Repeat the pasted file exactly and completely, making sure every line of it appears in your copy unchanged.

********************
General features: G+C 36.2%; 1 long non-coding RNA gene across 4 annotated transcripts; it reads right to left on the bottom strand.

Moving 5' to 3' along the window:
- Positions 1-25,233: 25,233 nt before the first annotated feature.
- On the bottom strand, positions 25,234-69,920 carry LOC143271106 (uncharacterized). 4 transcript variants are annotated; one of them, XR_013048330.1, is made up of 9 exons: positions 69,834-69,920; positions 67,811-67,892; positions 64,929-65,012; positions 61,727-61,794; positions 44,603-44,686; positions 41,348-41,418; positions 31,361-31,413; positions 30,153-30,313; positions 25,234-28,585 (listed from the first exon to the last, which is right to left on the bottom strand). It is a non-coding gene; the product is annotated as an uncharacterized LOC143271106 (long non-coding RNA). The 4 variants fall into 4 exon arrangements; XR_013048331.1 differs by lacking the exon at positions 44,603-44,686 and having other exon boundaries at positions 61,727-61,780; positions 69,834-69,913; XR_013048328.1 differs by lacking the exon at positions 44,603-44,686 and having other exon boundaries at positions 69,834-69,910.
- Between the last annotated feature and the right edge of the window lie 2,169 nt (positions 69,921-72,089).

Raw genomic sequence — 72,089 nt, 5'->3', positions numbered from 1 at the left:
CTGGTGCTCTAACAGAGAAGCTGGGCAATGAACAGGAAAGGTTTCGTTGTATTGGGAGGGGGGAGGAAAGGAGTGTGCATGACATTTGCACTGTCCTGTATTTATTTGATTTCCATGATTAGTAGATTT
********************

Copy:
General features: G+C 36.2%; 1 long non-coding RNA gene across 4 annotated transcripts; it reads right to left on the bottom strand.

Moving 5' to 3' along the window:
- Positions 1-25,233: 25,233 nt before the first annotated feature.
- On the bottom strand, positions 25,234-69,920 carry LOC143271106 (uncharacterized). 4 transcript variants are annotated; one of them, XR_013048330.1, is made up of 9 exons: positions 69,834-69,920; positions 67,811-67,892; positions 64,929-65,012; positions 61,727-61,794; positions 44,603-44,686; positions 41,348-41,418; positions 31,361-31,413; positions 30,153-30,313; positions 25,234-28,585 (listed from the first exon to the last, which is right to left on the bottom strand). It is a non-coding gene; the product is annotated as an uncharacterized LOC143271106 (long non-coding RNA). The 4 variants fall into 4 exon arrangements; XR_013048331.1 differs by lacking the exon at positions 44,603-44,686 and having other exon boundaries at positions 61,727-61,780; positions 69,834-69,913; XR_013048328.1 differs by lacking the exon at positions 44,603-44,686 and having other exon boundaries at positions 69,834-69,910.
- Between the last annotated feature and the right edge of the window lie 2,169 nt (positions 69,921-72,089).

Raw genomic sequence — 72,089 nt, 5'->3', positions numbered from 1 at the left:
CTGGTGCTCTAACAGAGAAGCTGGGCAATGAACAGGAAAGGTTTCGTTGTATTGGGAGGGGGGAGGAAAGGAGTGTGCATGACATTTGCACTGTCCTGTATTTATTTGATTTCCATGATTAGTAGATTT